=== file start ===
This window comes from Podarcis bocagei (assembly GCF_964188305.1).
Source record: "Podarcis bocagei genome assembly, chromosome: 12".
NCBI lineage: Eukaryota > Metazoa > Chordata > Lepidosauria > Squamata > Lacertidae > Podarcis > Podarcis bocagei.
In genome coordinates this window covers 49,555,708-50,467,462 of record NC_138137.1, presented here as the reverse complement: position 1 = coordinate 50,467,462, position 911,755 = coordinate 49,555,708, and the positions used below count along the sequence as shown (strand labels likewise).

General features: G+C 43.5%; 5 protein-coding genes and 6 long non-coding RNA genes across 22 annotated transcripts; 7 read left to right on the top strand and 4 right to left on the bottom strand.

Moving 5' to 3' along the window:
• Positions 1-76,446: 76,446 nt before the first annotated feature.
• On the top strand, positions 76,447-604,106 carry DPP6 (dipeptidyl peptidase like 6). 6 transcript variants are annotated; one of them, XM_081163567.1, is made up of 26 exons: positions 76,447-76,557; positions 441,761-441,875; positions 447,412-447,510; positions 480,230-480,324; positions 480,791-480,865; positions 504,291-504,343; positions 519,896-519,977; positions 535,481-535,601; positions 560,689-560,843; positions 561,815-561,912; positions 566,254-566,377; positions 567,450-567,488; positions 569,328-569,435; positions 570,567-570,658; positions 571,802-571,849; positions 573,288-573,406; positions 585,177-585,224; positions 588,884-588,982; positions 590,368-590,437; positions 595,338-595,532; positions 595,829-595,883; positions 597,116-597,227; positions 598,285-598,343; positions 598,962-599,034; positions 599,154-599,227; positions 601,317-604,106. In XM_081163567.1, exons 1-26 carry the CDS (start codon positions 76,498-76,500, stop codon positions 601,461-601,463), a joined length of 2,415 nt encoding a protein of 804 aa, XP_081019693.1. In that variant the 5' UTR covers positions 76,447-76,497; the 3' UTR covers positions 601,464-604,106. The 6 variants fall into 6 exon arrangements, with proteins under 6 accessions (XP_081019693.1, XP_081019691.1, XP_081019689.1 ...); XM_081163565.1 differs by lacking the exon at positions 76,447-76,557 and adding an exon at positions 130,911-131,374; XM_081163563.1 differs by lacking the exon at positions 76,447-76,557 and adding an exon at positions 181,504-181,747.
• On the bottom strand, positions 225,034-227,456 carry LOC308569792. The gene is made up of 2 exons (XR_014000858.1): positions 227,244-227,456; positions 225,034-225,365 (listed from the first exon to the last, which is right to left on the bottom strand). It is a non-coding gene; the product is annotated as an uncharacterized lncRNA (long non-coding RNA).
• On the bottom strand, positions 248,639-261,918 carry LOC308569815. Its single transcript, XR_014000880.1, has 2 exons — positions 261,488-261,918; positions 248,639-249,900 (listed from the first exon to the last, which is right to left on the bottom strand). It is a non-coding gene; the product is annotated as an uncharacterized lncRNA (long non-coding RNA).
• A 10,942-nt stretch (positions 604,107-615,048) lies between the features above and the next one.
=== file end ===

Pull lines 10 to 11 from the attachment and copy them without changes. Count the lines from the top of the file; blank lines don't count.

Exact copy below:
• On the bottom strand, positions 248,639-261,918 carry LOC308569815. Its single transcript, XR_014000880.1, has 2 exons — positions 261,488-261,918; positions 248,639-249,900 (listed from the first exon to the last, which is right to left on the bottom strand). It is a non-coding gene; the product is annotated as an uncharacterized lncRNA (long non-coding RNA).
• A 10,942-nt stretch (positions 604,107-615,048) lies between the features above and the next one.